A lot or a little?
The parents' guide to what's in this game.
Parents and caregivers: Set limits for violence and more with Plus
What parents need to know
Parents need to know that Halo Wars 2 is a real-time strategy (RTS) game concerning a far-future war between humans and aliens. All the action revolves around large-scale battles involving soldiers, tanks, aircraft, and bombs. But save for a handful of cinematic cut scenes that show dramatic one-on-one combat, the fighting is generally presented from a high, eye-in-the-sky perspective that limits its intensity. Players are encouraged and rewarded to develop and implement strategies, and in online play they have the opportunity to work together in small teams. Note, too, that while many real-time-strategy games tend to turn off rookie players due to their complexity, this one has been tailored to be accessible and welcoming for casual and mainstream players. There's also some occasional mild profanity, including "bitch" and "ass."
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What's it about?
Set nearly 30 years after the events of the first game, HALO WARS 2 sees the original crew of the UNSC Spirit of Fire waking up from cryosleep to find themselves hovering above a flower-shaped Forerunner world called the Ark. Upon descending to the surface, they discover the ruins of human installations destroyed by a splinter Covenant faction called the Banished. The two sides clash, trying to wipe each other out as they make war for control of the Ark and its secrets. Action is presented from a raised perspective, providing players with a broad view of the battlefield. Missions are composed of exploration, base building, unit construction, and combat. Players need to manufacture the right types of soldiers and hardware to suit the situation, choosing from a range of tanks, aircraft, and troops to accomplish objectives. Online play comes in several flavors, ranging from marathon death matches to a lightning-quick Blitz mode that does away with time-consuming activities such as base building and tech research and simply pits two teams against each other, trying for domination of three control points.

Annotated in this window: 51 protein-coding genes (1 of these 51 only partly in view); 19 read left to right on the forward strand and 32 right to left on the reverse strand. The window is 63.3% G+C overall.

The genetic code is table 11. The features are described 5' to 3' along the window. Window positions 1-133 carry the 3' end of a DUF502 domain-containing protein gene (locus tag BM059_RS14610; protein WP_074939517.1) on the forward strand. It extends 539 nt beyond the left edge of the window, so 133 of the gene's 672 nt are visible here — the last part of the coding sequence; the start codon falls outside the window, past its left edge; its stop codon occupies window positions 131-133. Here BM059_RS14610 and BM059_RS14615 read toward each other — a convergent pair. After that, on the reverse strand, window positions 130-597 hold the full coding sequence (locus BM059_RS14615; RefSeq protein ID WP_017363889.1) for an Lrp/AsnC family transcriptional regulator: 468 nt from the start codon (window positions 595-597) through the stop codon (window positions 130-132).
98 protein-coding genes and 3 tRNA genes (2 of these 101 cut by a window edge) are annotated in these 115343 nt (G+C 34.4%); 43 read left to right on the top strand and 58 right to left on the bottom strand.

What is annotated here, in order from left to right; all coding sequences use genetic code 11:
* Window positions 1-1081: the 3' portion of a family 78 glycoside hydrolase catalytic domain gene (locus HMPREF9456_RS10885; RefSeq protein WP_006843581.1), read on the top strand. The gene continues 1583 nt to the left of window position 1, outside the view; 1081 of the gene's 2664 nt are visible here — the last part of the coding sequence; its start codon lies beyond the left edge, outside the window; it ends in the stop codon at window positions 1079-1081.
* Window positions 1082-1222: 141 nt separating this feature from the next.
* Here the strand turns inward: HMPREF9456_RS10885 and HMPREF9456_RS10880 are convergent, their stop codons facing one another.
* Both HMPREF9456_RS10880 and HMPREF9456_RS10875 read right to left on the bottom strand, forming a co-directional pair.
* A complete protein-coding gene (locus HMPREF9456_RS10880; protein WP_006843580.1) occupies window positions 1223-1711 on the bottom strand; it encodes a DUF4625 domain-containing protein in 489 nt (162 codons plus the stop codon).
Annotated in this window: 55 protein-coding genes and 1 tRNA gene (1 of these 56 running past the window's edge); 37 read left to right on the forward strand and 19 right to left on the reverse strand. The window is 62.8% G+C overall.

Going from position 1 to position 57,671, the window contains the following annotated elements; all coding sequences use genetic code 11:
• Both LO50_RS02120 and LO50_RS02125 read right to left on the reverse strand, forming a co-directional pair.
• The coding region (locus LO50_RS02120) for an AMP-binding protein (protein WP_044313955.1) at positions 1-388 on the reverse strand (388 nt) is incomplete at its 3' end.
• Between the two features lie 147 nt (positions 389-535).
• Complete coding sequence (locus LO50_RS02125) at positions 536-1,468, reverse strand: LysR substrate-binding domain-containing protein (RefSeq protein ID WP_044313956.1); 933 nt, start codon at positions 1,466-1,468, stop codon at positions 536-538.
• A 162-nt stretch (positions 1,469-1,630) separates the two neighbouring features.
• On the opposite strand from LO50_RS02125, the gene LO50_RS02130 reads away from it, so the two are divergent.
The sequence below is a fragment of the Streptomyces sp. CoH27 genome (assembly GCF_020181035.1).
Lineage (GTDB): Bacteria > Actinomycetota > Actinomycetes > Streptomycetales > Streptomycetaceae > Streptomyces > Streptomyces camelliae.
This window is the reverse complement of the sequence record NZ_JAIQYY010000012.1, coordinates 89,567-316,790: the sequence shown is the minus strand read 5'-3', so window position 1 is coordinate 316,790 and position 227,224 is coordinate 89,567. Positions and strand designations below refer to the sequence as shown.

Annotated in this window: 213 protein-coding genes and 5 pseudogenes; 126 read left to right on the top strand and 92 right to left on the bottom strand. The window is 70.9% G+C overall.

Is it any good?
Much like the original game in the series, the sequel is designed to be welcoming to people who don't normally play real-time strategy games. A broad selection of difficulty settings and a brilliantly designed control scheme for gamepads (RTS games are typically made for keyboard and mouse and are notoriously hard to play with a standard controller) should make it easy for just about anyone to start experiencing success right away in Halo Wars 2. It also benefits from an enthralling story told largely through Hollywood-quality CGI cinematics that are filled with compelling, emotive characters invested with a sense of purpose and urgency. It's easy for players to cheer them on. While the online modes in RTS games are typically the most off-putting for casual players, Halo Wars 2's arcade-like Blitz mode is quick to play and easy to understand and even includes a clever card-collecting element that lets players build decks composed of the types of units they want to use in battle.
But while Halo Wars 2 is clearly a game made with the intent to draw a broad swath of mainstream Halo fans who probably don't normally play RTS games, it also has enough depth that more serious strategy players can enjoy it, too -- and not just because they can play with a keyboard and mouse (if they choose to play on PC). Base-building and tech upgrades are admittedly pretty rudimentary; there's not a lot of strategy involved in choosing what structures to build or how to upgrade them. But the units -- warthogs, snipers, grizzlies, and many more -- each have their own strengths and weaknesses, including special abilities that players will need to practice using to properly exploit. Understanding how various units counteract isn't necessary when you're playing against the computer on the easiest setting, but it becomes essential when playing on harder difficulties -- or going up against skilled players online. A game like Halo Wars 2 will never have the mass appeal of the core Halo shooters, but franchise fans who give it a chance aren't likely to come away disappointed.
Talk to your kids about ...
Families can talk about the impact of violence in the media. Halo is synonymous with spectacular futuristic warfare, but are there any dangers in glorifying sci-fi combat against aliens? Should we consider extraterrestrial life as potentially different yet equal to human?
Talk about screen time. It's easy to lose track of time when playing online, especially in an RTS where games can go on for hours, but do you know how to set limits so you can stop playing after a certain amount of time? Do the "Blitz Mode" matches that end in five or six minutes help you accomplish this goal?
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